Let Yourself Go: "All Shook Up," at the Circa ’21 Dinner Playhouse through March 19 Print
Theatre - Reviews
Written by Thom White   
Monday, 17 January 2011 06:00

Jennifer Weingarten and Michael Karraker in All Shook UpGood God, is the Circa ’21 Dinner Playhouse’s All Shook Up fun. The high energy on stage kicks into overdrive with the first song, “Jailhouse Rock,” and barely lets up as the cast sings, dances, and emotes its way through many of Elvis Presley’s hits. I was thrilled with the opening-night performance, and my lingering excitement has me still smiling as I write this the day after seeing the jukebox musical.

Now I’m not exactly a fan of Elvis’ music; that is to say, I wouldn’t choose to pop one of his albums onto a turntable of my own free will. However, once a song of his is playing, I find I don’t mind it, and even like the familiarity a bit. And in the case of All Shook Up, with its beautiful arrangements and choral harmonization of Presley’s hits, I’ve found a new admiration for the King of Rock & Roll’s tunes.


I’m also newly impressed with the work of longtime Circa ’21 director/choreographer Ann Nieman, who comes up with some clever, sometimes unexpected choices in her dance steps. “It’s Now or Never,” for example, finds Nieman’s choreography matching the uptempo of the accompaniment, rather than the gentler ballad of the melody. As Dean (Bret Churchill) and Lorraine (Kristen Jeter) sing tenderly of their love for each other, they dance together with quicker steps and higher spirits than the melody seems to require, and the mix creates a true impression of young romance – there’s a sweet excitement in their infatuation.

Actor Michael Karraker leads this 1950s-era, Footloose-like story that focuses on a love heptagon. With exaggerated head jerks, knee pops, and a sometimes-curled lip, Karraker portrays his biker, Chad, as a caricature of Elvis, reminiscent of the Cartoon Network’s Johnny Bravo. He strikes and holds an Elvis-like pose with such conviction, such force, that he commands the stage with his coolness, and is perhaps most impressive when grunting and grimacing his way through “I Don’t Want to,” as he tries to physically contain the confession he cannot keep himself from declaring through song. My favorite moments of his, however, occur when Karraker shares the stage with Heather Beck (who simply shined as the title character in Circa ’21’s A Closer Walk with Patsy Cline last year). As the initially prim Miss Sandra, Beck counters Karraker’s romantic overtures with effective aplomb and a pitch-perfect, strong, superb singing voice.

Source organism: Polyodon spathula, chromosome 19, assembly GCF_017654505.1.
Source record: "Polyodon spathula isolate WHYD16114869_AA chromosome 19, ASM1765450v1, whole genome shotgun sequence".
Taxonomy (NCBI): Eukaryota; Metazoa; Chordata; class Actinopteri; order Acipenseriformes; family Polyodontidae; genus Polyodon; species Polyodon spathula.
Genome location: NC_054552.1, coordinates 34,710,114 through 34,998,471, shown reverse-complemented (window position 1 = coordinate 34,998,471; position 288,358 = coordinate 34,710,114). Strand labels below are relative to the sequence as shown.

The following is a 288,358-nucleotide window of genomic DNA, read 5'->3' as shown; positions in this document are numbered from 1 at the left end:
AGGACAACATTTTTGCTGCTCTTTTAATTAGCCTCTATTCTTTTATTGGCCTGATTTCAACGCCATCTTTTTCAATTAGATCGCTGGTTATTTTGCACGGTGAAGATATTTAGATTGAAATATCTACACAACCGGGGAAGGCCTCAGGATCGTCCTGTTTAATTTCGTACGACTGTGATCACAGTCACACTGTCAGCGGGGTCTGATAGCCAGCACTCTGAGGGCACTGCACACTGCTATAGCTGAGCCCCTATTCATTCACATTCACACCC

Jennifer Weingarten and Michael Karraker in All Shook UpIt’s Deidra Grace’s Sylvia who earns my All Shook Up awe, though, and I’d belly up to her bar anytime for a healthy serving of Grace’s spunk and sarcasm. I fell for the performer’s talent on her first line, but it was her solo performance of “There’s Always Me” that clinched it; Grace’s delivery of the song, with a heartfelt yearning and sadness behind her extraordinary vocals, deserves a standing ovation all its own.

Also of note, Tristan Layne Tapscott once again proves himself the go-to local actor for self-deprecating humor, but also displays a knack for tender moments, moving the audience to sympathy for his Dennis’ unrequited love. Kristen Jeter seems to embody the perceived ’50s sensibility with a constant smile, wholesome nature, and rebellious streak that never crosses over into bad-girl territory. Jennifer Weingarten adopts the right amount of tomboyishness in her portrayal, and humorously kicks it up a notch or two when her Natalie pretends to be an “Ed.” Bret Churchill’s youthful charm and goody-goody awkwardness are endearing, as is Tom Walljasper’s underlying sadness as Jim, a man who’s lost both his wife and inner spark. And it’s good to see Walljasper’s real-life wife, Rachelle, gracing the Circa ’21 stage, as it is seeing the consistently superb Pat Flaherty; she’s devilishly delightful as the pious Matilda, while he manages to showcase his comedic ability despite not uttering a word for most of his time on stage.

Following Circa ’21’s recent production of Plaid Tidings, All Shook Up continues the high standard set up for the ’50s- and ’60s-themed shows that will follow this year. It’s raucous rock-and-roll fun filled with contagious energy and remarkable talent.

 

For tickets and information, call (309)786-7733 extension 2 or visit Circa21.com.


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